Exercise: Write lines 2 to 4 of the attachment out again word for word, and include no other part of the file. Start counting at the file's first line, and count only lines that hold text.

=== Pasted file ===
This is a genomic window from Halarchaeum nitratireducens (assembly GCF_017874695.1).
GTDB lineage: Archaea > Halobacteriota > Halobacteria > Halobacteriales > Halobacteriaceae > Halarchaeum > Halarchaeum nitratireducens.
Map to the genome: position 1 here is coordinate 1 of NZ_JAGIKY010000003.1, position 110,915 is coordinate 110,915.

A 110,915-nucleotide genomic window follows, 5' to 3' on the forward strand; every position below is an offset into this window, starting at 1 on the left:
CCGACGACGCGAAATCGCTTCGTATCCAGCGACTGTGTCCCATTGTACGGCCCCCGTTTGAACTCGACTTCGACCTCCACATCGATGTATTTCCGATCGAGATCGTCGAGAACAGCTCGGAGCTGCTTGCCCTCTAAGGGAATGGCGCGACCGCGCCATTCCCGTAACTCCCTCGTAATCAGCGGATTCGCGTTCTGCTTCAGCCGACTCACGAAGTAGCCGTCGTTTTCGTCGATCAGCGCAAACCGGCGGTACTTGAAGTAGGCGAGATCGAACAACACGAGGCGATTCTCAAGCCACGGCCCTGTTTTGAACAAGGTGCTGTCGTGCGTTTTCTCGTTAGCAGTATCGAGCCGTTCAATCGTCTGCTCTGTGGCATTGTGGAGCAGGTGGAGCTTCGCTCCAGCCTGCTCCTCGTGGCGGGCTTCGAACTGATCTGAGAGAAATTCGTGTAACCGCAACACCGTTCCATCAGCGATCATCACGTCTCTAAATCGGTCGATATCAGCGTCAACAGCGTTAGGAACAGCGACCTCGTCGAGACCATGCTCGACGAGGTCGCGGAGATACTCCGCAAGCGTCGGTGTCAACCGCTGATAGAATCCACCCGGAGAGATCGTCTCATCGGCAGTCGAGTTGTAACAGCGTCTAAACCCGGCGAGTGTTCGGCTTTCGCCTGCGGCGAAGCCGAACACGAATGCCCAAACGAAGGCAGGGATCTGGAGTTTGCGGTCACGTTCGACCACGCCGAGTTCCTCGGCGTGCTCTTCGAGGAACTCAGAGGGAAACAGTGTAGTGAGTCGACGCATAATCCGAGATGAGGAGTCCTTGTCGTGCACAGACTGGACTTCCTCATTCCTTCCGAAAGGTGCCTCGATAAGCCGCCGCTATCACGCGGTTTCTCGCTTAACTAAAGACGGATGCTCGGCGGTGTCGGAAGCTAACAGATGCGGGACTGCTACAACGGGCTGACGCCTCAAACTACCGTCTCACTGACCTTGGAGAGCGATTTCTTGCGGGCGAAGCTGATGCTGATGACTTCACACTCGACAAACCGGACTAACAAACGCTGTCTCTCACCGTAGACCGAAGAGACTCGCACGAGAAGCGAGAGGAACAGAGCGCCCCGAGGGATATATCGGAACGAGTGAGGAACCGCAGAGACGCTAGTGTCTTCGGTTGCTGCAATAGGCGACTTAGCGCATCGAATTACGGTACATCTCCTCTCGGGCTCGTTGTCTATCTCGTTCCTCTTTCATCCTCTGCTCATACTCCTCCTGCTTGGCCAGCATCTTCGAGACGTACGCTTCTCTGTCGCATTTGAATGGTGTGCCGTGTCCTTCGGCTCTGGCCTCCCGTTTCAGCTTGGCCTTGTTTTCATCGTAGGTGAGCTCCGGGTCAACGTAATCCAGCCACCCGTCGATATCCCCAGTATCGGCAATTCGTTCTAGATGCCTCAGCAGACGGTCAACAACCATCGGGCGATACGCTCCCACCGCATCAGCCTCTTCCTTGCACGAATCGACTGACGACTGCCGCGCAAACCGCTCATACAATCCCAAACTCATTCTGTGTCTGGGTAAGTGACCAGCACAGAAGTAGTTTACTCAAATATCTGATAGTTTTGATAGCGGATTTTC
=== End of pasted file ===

GTDB lineage: Archaea > Halobacteriota > Halobacteria > Halobacteriales > Halobacteriaceae > Halarchaeum > Halarchaeum nitratireducens.
Map to the genome: position 1 here is coordinate 1 of NZ_JAGIKY010000003.1, position 110,915 is coordinate 110,915.

A 110,915-nucleotide genomic window follows, 5' to 3' on the forward strand; every position below is an offset into this window, starting at 1 on the left: